Every moment is teachable

Since children are not responsible for paying bills, they are usually unaware of the consequences (good or bad) of things. If your little ones find it difficult to turn off lights when not in use, or turn off the water when brushing their teeth, make them aware. Explain to them that utility bills are not free and that every little bit helps. While it's not about being a drill sergeant and patrolling every move, it is certainly about creating kids who are aware and alert.

When you're all in the grocery store and want to pick every single cereal in the aisle, it's easy to explain why picking out a few boxes against ten is important. As much as growing children eat, they don't need ten different boxes of sugary grains. This is the opportunity to dig deep into the availability of food when the boxes you choose are running low. Also, food does indeed go bad if not eaten over a period of time that creates more waste – in addition to wasting money!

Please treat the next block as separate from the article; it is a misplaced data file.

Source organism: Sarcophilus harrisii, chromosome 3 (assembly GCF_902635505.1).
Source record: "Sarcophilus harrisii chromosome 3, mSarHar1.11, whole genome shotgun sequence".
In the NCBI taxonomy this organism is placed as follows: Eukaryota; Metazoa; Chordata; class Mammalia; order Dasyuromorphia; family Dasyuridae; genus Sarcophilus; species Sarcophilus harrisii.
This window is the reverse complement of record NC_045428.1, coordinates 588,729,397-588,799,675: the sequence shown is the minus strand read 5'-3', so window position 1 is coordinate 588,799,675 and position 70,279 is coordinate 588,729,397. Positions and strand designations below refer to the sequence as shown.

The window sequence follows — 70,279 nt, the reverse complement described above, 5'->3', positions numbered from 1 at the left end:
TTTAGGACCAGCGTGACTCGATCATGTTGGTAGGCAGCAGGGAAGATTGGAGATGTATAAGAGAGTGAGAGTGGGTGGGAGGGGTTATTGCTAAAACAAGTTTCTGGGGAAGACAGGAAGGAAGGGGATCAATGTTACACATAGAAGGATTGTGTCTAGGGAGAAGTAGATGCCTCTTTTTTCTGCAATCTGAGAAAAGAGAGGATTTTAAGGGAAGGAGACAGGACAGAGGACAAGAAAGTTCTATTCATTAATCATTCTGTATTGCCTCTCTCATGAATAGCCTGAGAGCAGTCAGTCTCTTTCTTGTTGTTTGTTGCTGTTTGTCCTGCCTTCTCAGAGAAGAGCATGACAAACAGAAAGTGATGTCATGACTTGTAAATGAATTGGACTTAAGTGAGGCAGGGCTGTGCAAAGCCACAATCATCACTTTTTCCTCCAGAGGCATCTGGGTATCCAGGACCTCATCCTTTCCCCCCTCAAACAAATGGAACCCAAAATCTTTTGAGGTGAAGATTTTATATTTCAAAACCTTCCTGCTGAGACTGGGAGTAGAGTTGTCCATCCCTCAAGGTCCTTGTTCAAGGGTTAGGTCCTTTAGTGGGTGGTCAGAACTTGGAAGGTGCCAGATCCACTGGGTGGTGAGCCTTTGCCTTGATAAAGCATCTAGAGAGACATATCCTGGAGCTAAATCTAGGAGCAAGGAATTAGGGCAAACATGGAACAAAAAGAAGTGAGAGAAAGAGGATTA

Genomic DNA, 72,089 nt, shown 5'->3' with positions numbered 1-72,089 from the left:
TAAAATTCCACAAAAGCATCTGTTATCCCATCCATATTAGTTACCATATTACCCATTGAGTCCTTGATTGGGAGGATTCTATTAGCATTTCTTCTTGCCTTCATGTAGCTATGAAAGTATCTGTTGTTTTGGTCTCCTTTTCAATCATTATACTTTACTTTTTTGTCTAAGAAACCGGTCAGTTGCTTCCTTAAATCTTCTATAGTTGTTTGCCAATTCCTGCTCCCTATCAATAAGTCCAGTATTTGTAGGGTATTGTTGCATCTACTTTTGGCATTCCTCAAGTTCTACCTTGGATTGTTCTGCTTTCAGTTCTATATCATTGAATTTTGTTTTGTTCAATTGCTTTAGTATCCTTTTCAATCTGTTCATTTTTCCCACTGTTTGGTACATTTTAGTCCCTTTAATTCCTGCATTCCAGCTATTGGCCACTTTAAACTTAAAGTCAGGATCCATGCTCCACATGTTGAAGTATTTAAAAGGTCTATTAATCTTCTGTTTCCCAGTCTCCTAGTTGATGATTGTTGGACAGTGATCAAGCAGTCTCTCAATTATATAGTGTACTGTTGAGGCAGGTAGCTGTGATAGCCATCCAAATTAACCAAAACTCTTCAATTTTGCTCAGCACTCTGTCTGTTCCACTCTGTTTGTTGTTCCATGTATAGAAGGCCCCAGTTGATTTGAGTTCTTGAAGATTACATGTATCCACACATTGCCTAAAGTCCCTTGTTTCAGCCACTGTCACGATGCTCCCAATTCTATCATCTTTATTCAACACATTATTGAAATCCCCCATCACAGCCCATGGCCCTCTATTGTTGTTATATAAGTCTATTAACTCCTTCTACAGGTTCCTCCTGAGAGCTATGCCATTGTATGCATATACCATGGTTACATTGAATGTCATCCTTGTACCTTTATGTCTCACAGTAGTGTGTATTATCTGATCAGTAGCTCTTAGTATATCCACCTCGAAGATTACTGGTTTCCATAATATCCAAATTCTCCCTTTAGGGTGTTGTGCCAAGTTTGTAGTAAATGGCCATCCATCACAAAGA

Discuss the importance of saving early and often

We know from the piggy bank days why it is so important to save. Emergencies happen, unexpected events are part of life, and multiple nest egg to fall back on creates a sense of financial peace. Open a savings account for each child and talk about why it is important to save.

Many banks have checking and savings accounts that are tailored for minors. If they receive an allowance, you have a hobby that generates some income. When they are old enough to be looking for work, make sure that you all discuss their personal financial goals on a weekly basis.